Today’s dad can bring home bacon or fry it up


Time has changed the lines; they are not so definite anymore. I grew up in a time when black was pretty much black and white was white, not much room for gray.

Dad, a man of the soil, brought home the bacon — literally when we raised hogs — and mom fried it, thus the unwanted pounds for this teenage girl.

Today, dad and mom do both. Many dads are as comfortable in front of a stove and washing machine as mom is behind an executive desk or on a tractor.

The lines are fading, a metamorphosis has taken place and the family reaps the rewards.

For the male, macho may be where it is at; but for others, the gratification comes from the simple things — reading a bedtime story to a toddler, fixing a cheese sandwich for a hungry adolescent and hugging a teenager.

Today’s father is free to show his feelings when in the delivery room for the birth of a child or walking a daughter down the aisle on her wedding day. There is no shame in shedding an emotional tear; it is not a sign of weakness to open the heart and share his fears. Tenderness and gentleness are as important as strength and courage, maybe even more so.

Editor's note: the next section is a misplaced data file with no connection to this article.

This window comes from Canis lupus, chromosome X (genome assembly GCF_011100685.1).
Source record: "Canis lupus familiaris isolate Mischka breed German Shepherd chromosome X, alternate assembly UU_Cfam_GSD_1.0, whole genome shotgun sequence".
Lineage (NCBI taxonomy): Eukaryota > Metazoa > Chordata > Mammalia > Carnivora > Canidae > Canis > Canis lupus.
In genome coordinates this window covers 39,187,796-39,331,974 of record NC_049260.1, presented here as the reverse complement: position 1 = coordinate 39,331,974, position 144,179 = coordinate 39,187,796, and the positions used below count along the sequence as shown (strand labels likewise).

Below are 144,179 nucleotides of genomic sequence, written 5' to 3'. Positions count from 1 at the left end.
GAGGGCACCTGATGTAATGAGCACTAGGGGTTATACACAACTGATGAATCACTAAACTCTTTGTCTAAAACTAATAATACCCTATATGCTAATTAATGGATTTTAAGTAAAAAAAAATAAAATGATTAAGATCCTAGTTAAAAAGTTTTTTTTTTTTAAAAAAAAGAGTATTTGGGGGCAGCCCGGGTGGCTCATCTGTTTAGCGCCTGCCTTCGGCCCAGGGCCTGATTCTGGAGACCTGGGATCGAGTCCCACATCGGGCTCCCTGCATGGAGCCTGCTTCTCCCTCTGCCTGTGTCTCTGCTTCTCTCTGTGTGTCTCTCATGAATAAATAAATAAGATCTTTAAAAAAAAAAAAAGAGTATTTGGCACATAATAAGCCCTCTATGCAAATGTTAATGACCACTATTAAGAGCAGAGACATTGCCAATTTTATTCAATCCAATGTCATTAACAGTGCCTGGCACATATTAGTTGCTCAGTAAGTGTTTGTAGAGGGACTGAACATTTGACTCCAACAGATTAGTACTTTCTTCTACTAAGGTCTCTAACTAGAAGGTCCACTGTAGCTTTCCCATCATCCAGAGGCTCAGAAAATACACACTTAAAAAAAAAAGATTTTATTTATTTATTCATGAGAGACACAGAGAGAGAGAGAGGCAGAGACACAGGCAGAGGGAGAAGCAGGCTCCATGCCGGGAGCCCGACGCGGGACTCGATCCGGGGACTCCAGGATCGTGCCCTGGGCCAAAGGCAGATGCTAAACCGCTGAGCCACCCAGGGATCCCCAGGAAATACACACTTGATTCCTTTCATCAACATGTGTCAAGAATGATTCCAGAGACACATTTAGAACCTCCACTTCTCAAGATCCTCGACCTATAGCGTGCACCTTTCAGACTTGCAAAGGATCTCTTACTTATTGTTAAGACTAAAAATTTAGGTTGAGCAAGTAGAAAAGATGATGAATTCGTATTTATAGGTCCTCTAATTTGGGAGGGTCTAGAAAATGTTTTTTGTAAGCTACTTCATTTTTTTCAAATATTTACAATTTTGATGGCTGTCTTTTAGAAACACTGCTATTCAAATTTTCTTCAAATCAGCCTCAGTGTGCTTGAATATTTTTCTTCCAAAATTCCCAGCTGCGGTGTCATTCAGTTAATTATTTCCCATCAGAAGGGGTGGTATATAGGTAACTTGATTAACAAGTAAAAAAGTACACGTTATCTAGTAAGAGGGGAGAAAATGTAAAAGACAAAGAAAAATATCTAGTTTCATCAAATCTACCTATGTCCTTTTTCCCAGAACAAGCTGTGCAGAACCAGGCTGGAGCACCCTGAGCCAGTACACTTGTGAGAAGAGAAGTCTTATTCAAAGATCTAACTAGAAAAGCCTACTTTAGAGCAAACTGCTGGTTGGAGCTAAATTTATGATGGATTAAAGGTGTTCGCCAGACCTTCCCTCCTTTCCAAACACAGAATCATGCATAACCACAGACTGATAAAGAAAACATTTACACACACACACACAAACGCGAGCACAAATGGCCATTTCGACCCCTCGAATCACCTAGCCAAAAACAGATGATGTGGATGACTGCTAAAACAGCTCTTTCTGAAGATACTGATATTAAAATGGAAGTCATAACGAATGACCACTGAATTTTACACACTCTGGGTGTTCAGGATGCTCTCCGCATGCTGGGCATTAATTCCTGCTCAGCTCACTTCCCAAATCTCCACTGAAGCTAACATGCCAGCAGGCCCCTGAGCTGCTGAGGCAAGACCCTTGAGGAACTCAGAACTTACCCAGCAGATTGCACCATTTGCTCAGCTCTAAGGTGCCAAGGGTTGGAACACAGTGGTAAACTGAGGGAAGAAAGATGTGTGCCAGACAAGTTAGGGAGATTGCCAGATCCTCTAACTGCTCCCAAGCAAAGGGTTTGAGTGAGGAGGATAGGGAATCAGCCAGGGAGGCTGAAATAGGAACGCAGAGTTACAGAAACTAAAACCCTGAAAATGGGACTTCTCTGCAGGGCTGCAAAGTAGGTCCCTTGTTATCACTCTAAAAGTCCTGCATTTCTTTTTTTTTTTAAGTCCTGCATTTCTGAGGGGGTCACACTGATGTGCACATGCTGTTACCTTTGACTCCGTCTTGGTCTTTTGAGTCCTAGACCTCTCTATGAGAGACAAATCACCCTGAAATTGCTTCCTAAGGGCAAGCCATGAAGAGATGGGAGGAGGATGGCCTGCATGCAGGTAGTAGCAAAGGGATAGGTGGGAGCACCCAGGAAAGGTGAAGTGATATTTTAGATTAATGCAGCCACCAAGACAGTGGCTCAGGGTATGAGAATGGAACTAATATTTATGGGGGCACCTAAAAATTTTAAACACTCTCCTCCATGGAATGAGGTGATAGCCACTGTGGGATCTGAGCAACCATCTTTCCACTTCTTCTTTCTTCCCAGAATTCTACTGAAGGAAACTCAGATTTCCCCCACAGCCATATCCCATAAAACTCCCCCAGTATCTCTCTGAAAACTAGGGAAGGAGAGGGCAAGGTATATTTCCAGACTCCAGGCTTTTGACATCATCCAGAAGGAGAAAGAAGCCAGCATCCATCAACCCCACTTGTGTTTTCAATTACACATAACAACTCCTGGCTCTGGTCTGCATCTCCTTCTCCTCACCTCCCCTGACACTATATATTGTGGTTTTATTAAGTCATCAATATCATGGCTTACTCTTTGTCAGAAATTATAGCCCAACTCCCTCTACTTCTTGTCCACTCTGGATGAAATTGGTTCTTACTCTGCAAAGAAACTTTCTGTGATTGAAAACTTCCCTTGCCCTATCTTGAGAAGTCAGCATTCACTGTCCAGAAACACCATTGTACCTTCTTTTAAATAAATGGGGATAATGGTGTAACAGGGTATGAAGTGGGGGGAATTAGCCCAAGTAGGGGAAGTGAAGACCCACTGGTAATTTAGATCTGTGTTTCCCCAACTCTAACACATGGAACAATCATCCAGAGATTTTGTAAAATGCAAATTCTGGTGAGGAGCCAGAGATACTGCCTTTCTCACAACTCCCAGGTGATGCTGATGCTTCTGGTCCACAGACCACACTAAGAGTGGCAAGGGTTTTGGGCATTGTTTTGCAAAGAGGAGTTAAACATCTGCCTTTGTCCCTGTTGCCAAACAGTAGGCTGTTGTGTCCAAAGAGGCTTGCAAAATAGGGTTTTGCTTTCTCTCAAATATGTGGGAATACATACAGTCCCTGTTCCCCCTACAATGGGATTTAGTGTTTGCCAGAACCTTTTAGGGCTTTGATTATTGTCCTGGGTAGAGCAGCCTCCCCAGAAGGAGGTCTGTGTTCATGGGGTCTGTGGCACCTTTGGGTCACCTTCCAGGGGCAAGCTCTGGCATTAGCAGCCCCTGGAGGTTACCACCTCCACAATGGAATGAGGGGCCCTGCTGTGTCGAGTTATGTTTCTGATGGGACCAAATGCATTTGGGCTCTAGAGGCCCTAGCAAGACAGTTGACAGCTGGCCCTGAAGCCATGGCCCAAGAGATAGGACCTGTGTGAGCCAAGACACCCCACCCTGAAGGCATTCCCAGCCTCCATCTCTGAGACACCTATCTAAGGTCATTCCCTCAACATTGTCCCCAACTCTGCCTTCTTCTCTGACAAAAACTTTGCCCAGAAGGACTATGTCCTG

The father of today has found his place and it isn’t always in the marketplace, but at home as a house husband caring for children while his mate is in the workplace.

It’s not been easy reaching this place, for traditions are handed down from woman to daughter, from man to son. Traditions can evolve and bring about changes that result in a stronger sense of self and greater love for those important people in your life.

On this special day, do away with the black and white and enjoy the vibrant colors that today’s father brings to your life.

Happy Father’s Day!


Joyce Ore

Joyce Ore writes delightful stories about life with a dose of humor and sprinkle of nostalgia. Her column appears Saturday in the Tribune.

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